#RubbleBucketChallenge? “Why?” You say…

We previously mentioned how the Ice Bucket Challenge was raising awareness of water scarcity issues.  However, we can add a great attempt to do the same.  Check out the RubbleBucketChallenge brought to you on Facebook by a poster in Gaza:

In Gaza we don’t have water and when we have water, we can’t make it ice since the electricity is off most of the time. So my cousin Hafiz, My nephew Khalid and I used remains of a destroyed house to participate in this challenge.. I am not nominating anyone for this challenge but I am asking you all to show solidarity with Palestinians and to participate in this challenge..
Thank you in advance

Gaza is just one of many locations dealing with a water crisis.  War is enough to put any country in this position, with drastic effects on its citizens.

I wrote Inevitable to raise awareness of this problem, but this Facebook post may do more than any book I could write.

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#WorldWaterWeek Starts Sunday

World Water Week opens up this Sunday in Stockholm, Sweden.  You can get details by going to www.worldwaterweek.org.

Some estimates say as many as 800 million people do not have sufficient access to water.  That number will not decrease on its own.  There needs to be an effort towards sustainability, and preservation of water for the world, or soon there will only be so many actions that will have any impact.  What could those be?  What happens when there isn’t enough water to go around for energy, medicine, agriculture, livestock, not to mention human consumption?  You tell me in the comments.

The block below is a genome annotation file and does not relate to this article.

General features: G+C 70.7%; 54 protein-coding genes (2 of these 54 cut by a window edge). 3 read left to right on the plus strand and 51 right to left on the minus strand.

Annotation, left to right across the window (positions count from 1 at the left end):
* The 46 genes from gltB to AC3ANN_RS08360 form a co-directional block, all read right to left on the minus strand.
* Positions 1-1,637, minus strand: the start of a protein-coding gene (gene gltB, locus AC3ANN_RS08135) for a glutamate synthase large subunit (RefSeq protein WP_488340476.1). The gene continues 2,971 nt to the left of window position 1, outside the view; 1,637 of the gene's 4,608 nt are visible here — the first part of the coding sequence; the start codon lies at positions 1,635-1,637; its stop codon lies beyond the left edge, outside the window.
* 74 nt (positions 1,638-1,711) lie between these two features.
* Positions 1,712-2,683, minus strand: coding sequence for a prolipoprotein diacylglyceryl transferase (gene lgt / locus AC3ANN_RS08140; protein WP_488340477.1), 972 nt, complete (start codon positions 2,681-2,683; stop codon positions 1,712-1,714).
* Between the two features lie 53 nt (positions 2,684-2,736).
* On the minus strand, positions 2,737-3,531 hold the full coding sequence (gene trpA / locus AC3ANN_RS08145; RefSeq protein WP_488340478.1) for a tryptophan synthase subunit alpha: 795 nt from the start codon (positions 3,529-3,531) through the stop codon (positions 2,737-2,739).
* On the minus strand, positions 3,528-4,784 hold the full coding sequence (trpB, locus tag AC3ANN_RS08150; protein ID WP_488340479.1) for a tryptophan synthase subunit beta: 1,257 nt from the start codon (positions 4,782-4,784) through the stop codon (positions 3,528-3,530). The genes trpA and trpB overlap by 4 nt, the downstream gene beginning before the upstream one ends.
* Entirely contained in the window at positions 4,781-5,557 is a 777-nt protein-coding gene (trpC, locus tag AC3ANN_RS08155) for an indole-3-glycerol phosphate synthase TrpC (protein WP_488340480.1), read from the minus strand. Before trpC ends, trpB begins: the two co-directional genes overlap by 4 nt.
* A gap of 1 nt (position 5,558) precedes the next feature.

#WorldWaterWeek Starts Sunday

World Water Week opens up this Sunday in Stockholm, Sweden.  You can get details by going to www.worldwaterweek.org.

Some estimates say as many as 800 million people do not have sufficient access to water.  That number will not decrease on its own.  There needs to be an effort towards sustainability, and preservation of water for the world, or soon there will only be so many actions that will have any impact.  What could those be?  What happens when there isn’t enough water to go around for energy, medicine, agriculture, livestock, not to mention human consumption?  You tell me in the comments.

#IceBucketChallenge Exposes #WaterScarcity Realities

I’m all for the ALS Ice Bucket challenge.  Well, I’m all for raising money to combat the terrible disease known as ALS.  But now the Ice Bucket Challenge should also be raising awareness of the water crisis we all face now, particularly in a small town in Scotland:

The water supply to the Inner Hebridean island, with a population of around 135 people was automatically switched off at least five times over the weekend after more than 100 residents took the ice plunge over their heads. The water supply had to be manually switched back on again to allow its residents access to H20.

Water is a natural resource with a limited end.  We all need to figure out how to manage it.  This type of problem isn’t just in small town in Scotland though.  We have seen these crises pop up in Toledo and California lately.  We all need water.  We all need to preserve it.

Latest #Review of Inevitable Alerts Blogger to #WaterScarcity Problem